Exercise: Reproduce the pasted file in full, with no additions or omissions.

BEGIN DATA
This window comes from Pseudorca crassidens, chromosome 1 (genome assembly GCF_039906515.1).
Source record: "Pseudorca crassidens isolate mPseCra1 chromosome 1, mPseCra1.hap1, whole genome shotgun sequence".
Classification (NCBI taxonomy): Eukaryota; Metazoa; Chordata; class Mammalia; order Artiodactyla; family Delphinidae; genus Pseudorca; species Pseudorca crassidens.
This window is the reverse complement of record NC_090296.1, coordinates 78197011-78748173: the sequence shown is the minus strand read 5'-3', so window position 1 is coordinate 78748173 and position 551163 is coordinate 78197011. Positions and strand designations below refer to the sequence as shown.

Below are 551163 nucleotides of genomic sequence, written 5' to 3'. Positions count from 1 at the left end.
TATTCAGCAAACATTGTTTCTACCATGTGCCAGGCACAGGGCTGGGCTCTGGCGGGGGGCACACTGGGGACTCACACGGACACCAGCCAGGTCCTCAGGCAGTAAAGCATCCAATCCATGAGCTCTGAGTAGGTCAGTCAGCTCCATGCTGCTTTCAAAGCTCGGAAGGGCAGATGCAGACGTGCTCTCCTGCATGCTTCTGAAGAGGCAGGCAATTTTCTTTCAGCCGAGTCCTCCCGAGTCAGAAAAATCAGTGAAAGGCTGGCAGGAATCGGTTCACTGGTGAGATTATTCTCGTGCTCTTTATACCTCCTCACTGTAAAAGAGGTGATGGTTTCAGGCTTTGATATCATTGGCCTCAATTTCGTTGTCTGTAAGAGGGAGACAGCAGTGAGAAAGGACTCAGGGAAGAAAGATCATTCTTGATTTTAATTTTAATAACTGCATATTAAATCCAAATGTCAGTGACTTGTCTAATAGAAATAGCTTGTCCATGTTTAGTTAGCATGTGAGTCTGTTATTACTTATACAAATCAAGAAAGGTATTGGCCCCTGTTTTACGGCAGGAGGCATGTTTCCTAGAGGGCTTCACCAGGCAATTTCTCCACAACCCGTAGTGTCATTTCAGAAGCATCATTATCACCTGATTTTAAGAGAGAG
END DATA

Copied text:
This window comes from Pseudorca crassidens, chromosome 1 (genome assembly GCF_039906515.1).
Source record: "Pseudorca crassidens isolate mPseCra1 chromosome 1, mPseCra1.hap1, whole genome shotgun sequence".
Classification (NCBI taxonomy): Eukaryota; Metazoa; Chordata; class Mammalia; order Artiodactyla; family Delphinidae; genus Pseudorca; species Pseudorca crassidens.
This window is the reverse complement of record NC_090296.1, coordinates 78197011-78748173: the sequence shown is the minus strand read 5'-3', so window position 1 is coordinate 78748173 and position 551163 is coordinate 78197011. Positions and strand designations below refer to the sequence as shown.

Below are 551163 nucleotides of genomic sequence, written 5' to 3'. Positions count from 1 at the left end.
TATTCAGCAAACATTGTTTCTACCATGTGCCAGGCACAGGGCTGGGCTCTGGCGGGGGGCACACTGGGGACTCACACGGACACCAGCCAGGTCCTCAGGCAGTAAAGCATCCAATCCATGAGCTCTGAGTAGGTCAGTCAGCTCCATGCTGCTTTCAAAGCTCGGAAGGGCAGATGCAGACGTGCTCTCCTGCATGCTTCTGAAGAGGCAGGCAATTTTCTTTCAGCCGAGTCCTCCCGAGTCAGAAAAATCAGTGAAAGGCTGGCAGGAATCGGTTCACTGGTGAGATTATTCTCGTGCTCTTTATACCTCCTCACTGTAAAAGAGGTGATGGTTTCAGGCTTTGATATCATTGGCCTCAATTTCGTTGTCTGTAAGAGGGAGACAGCAGTGAGAAAGGACTCAGGGAAGAAAGATCATTCTTGATTTTAATTTTAATAACTGCATATTAAATCCAAATGTCAGTGACTTGTCTAATAGAAATAGCTTGTCCATGTTTAGTTAGCATGTGAGTCTGTTATTACTTATACAAATCAAGAAAGGTATTGGCCCCTGTTTTACGGCAGGAGGCATGTTTCCTAGAGGGCTTCACCAGGCAATTTCTCCACAACCCGTAGTGTCATTTCAGAAGCATCATTATCACCTGATTTTAAGAGAGAG